- They aren’t too heartbroken if they don’t land a specific job – Abundance candidates are too busy researching, meeting new people, and contacting people in their network to spend time crying over a lost job. Because these candidates see jobs as plentiful, their attention moves quickly to the next opportunity.
- They view their job search time as a valuable resource – Because they see abundant jobs, these candidates recognize that the fastest way to their next job is to quickly recognize which opportunities have potential, dropping those with lower odds.
On the other hand, candidates who view jobs as scarce tend to “put all their eggs in one basket”, counting on each opportunity. At the same time scarcity candidates tend to be less focused in their search. I see many candidates with a view of scarcity and they act differently than those who view jobs as abundant.
Scarcity candidates tend to do the following:
- Count on most pipeline opportunities as being likely or even probable – Since they consider jobs to be scarce, they are thankful to have any interviews. These candidates depend on the jobs in their pipeline as being critical to gaining their next position. They tend to over-concentrate on each opportunity already in their pipeline, rather than constantly finding new pipeline opportunities. I hear it when candidates tell me that they have an interview in a week or two, so they are satisfied with their job progress – they feel that any interviews are progress, since they view the market as scarce.
- Lack focus in their search – Scarcity candidates are less focused in their job search, and spend a significant portion of their time applying to jobs they are unlikely to get. Scarcity candidates believe there are so few jobs out there, that they apply for “stretch” positions, where they don’t meet all of the requirements or they aren’t a superior candidate compared to others. They apply to jobs they “could do” rather than just the jobs they “can do better than anyone else.” Even before the recession, jobs posted online were getting hundreds, if not thousands of applicants, because it’s so easy to apply.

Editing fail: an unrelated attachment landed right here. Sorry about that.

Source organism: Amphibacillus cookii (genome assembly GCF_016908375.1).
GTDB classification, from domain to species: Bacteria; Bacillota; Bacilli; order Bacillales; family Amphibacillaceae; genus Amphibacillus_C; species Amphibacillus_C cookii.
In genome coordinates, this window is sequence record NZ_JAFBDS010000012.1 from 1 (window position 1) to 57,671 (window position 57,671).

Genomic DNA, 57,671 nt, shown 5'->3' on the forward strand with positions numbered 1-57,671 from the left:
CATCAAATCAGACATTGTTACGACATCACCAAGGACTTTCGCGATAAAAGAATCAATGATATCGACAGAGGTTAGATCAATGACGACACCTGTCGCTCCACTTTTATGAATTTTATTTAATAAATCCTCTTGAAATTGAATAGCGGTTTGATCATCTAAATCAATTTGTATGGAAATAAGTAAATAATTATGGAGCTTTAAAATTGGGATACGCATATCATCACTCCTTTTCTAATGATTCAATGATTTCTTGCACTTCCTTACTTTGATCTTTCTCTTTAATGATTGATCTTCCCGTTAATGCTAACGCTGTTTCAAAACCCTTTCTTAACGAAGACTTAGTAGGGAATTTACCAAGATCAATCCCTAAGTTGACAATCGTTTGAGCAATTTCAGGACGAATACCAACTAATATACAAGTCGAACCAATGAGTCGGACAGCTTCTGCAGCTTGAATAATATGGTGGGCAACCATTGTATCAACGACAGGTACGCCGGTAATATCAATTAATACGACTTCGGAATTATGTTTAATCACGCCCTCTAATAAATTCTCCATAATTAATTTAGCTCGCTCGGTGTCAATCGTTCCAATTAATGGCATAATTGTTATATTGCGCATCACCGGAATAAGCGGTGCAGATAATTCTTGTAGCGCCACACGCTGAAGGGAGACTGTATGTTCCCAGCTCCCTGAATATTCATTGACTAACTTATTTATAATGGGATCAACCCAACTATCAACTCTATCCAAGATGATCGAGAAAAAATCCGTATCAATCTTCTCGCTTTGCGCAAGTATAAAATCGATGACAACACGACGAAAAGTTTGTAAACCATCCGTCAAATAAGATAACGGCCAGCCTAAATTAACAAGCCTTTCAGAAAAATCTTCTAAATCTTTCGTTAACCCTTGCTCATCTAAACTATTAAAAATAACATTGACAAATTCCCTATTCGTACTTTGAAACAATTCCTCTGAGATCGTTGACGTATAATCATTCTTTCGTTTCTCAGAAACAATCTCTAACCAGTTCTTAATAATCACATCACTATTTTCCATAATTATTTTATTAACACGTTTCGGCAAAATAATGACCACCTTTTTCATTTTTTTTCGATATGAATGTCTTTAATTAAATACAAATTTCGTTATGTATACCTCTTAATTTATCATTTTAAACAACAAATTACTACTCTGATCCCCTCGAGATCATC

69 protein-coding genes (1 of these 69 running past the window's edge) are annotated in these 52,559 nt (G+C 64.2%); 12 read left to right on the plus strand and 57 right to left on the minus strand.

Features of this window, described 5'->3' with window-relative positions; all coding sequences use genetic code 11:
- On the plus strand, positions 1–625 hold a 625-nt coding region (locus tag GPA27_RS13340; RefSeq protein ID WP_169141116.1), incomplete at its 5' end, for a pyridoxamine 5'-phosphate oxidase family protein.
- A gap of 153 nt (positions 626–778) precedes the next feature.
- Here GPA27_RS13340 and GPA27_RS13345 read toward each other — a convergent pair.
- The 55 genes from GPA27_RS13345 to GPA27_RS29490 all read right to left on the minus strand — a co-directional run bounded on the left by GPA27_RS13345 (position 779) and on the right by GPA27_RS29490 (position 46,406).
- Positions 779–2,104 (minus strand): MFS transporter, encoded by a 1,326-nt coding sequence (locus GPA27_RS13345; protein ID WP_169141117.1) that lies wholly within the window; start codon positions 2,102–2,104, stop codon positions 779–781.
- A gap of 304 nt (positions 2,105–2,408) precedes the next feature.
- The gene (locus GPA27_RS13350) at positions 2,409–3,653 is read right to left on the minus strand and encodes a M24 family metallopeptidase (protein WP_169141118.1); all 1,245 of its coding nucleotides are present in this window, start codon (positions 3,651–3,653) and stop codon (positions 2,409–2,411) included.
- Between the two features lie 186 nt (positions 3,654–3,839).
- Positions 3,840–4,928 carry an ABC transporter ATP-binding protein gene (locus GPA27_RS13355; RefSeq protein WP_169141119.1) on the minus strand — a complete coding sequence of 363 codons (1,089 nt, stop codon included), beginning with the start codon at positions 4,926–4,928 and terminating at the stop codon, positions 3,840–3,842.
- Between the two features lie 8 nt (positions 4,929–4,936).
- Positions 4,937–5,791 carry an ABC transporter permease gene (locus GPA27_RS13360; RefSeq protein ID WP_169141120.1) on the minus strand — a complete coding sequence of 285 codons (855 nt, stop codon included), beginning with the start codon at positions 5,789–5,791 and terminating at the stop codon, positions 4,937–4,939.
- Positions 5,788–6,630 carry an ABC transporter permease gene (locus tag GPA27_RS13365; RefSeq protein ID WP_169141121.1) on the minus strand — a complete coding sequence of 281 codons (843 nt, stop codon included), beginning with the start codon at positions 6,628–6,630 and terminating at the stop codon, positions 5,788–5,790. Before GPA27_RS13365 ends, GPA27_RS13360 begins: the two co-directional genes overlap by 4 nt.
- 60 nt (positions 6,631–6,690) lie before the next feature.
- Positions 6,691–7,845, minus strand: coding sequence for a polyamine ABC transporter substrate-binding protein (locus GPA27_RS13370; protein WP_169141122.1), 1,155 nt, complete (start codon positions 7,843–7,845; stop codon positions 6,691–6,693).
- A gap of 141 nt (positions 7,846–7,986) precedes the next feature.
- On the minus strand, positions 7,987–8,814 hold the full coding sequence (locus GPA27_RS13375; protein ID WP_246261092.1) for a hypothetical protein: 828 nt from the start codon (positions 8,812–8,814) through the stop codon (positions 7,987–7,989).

- Panic when an employer doesn’t call back when promised – These same candidates are the ones who ask me what it means if the employer hasn’t called back in a week, or ask if they should keep calling an employer who hasn’t gotten back to them
- Spend a great deal of time seeking feedback – These are the candidates who call everyone they interviewed with to discover why they didn’t get the job. They also get upset when HR reps and employers don’t return calls when asked for feedback.
- Call their recruiter every week to “check in” – These candidates feel that if they don’t consistently stay in touch with a recruiter, they might be passed over the the one “perfect” opportunity.
Readers – Do you recognize any of these behaviors in your own search? Which are you – a scarcity candidate or an abundance candidate?-------------------------------------------------------------------------------------------------------------------------------------